25. 26. <ul><li>RESOLUTION </li></ul><ul><li>The objective of the National Solar Mission is to establish India as a global leader in solar energy, by creating the policy conditions for its diffusion across the country as quickly as possible. </li></ul><ul><li>Importance and relevance of solar energy for India </li></ul><ul><li>Cost: </li></ul><ul><ul><ul><ul><li>The objective of the Solar Mission is to create conditions, through rapid scale-up of capacity and technological innovation to drive down costs towards grid parity. </li></ul></ul></ul></ul><ul><ul><ul><ul><li>The Mission recognizes that there are a number of off-grid solar applications particularly for meeting rural energy needs, which are already cost-effective and provides for their rapid expansion. </li></ul></ul></ul></ul><ul><li>2. Scalability : </li></ul><ul><ul><ul><ul><li>The constraint on scalability will be the availability of space, since in all current applications, solar power is space intensive. </li></ul></ul></ul></ul>
  26. 27. <ul><li>3. Environmental impact : </li></ul><ul><ul><ul><ul><li>Solar energy is environmentally friendly as it has zero emissions while generating electricity or heat </li></ul></ul></ul></ul><ul><li>4. Security of source : </li></ul><ul><ul><ul><ul><li>From an energy security perspective, solar is the most secure of all sources, since it is abundantly available. </li></ul></ul></ul></ul><ul><li>5. Proposed Roadmap: </li></ul>
  27. 28. <ul><li>6. Policy and regulatory framework : </li></ul><ul><ul><ul><ul><li>The objective of the Mission is to create a policy and regulatory environment which provides a predictable incentive structure that enables rapid and large-scale capital investment in solar energy applications and encourages technical innovation and lowering of costs. </li></ul></ul></ul></ul><ul><li>7. Research and Development: </li></ul><ul><ul><ul><ul><li>This Mission will launch a major R&D programme in Solar Energy, which will focus on improving efficiency in existing applications, reducing costs of Balance of Systems, testing hybrid co-generation and addressing constraints of variability, space-intensity and lack of convenient and cost-effective storage. </li></ul></ul></ul></ul><ul><li>8. Human Resource Development: </li></ul><ul><ul><ul><ul><li>The rapid and large-scale diffusion of Solar Energy will require a concomitant increase in technically qualified manpower of international standard. </li></ul></ul></ul></ul>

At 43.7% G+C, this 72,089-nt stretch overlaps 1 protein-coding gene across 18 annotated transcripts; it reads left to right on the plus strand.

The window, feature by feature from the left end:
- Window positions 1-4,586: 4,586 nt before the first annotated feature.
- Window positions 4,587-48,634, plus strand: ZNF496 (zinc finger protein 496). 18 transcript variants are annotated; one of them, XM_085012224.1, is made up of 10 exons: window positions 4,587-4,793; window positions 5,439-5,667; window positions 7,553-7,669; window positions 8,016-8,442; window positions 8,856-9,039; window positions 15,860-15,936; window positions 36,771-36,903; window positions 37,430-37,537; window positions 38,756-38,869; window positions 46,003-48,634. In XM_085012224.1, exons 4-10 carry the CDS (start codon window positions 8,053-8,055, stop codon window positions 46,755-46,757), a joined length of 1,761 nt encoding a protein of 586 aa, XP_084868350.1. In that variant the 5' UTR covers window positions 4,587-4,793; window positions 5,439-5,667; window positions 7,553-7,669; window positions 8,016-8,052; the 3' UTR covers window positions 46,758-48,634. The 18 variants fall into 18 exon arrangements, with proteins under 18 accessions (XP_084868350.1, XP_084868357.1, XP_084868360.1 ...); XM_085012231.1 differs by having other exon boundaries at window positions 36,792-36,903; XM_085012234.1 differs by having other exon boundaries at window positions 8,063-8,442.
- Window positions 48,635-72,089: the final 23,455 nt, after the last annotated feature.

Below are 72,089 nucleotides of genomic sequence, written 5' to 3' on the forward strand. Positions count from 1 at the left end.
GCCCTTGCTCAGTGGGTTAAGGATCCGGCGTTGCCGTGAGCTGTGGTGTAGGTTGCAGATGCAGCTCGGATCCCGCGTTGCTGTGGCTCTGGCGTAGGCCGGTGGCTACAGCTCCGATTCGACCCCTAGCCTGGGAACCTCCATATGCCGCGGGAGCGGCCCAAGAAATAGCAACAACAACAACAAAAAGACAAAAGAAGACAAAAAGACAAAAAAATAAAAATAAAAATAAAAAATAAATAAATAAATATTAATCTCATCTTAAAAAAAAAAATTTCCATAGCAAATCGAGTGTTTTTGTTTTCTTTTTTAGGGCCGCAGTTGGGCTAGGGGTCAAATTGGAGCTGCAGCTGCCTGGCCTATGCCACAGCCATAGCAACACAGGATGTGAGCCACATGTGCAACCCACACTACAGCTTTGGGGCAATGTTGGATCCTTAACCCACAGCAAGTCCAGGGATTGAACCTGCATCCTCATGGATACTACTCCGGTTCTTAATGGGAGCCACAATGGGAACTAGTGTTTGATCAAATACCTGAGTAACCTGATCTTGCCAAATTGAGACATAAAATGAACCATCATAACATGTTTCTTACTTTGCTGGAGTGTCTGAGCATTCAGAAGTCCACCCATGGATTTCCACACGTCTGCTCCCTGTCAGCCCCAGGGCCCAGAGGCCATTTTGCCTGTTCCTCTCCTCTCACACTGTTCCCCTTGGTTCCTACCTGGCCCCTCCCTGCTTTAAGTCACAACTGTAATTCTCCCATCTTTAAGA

28. 29. <ul><li>9. Institutional Arrangements for implementing the Mission: </li></ul><ul><ul><ul><ul><ul><li>This Mission will be implemented by an autonomous Solar Energy Authority and or an autonomous and enabled Solar Mission, embedded within the existing structure of the Ministry of New and Renewable Energy. </li></ul></ul></ul></ul></ul><ul><li>10. International Collaboration: </li></ul><ul><ul><ul><ul><ul><li>Strategic international collaborations and partnerships aimed at meeting the priorities set out under the Mission would be developed, along with effective technology transfer mechanisms and strong IPR protection. </li></ul></ul></ul></ul></ul><ul><li>11. Financing the Mission activities: </li></ul><ul><ul><ul><ul><ul><li>The fund requirements for the Mission would be met from the following sources or combinations: </li></ul></ul></ul></ul></ul><ul><li>i) Budgetary support for the activities under the National Solar Mission </li></ul><ul><li>established under the MNRE; </li></ul><ul><li>ii) International Funds under the UNFCCC framework, which would enable up scaling of Mission targets ; </li></ul>
  29. 30. 3. Green initiatives in SEZs
  30. 31. <ul><li>Green Building Movement and Greening of SEZs </li></ul><ul><li>Vision of Indian Green Buildings Council </li></ul><ul><li>To usher in green buildings movement in India </li></ul><ul><li>To become one of the world leaders in green buildings </li></ul>
  31. 32. Growth of Green Buildings in India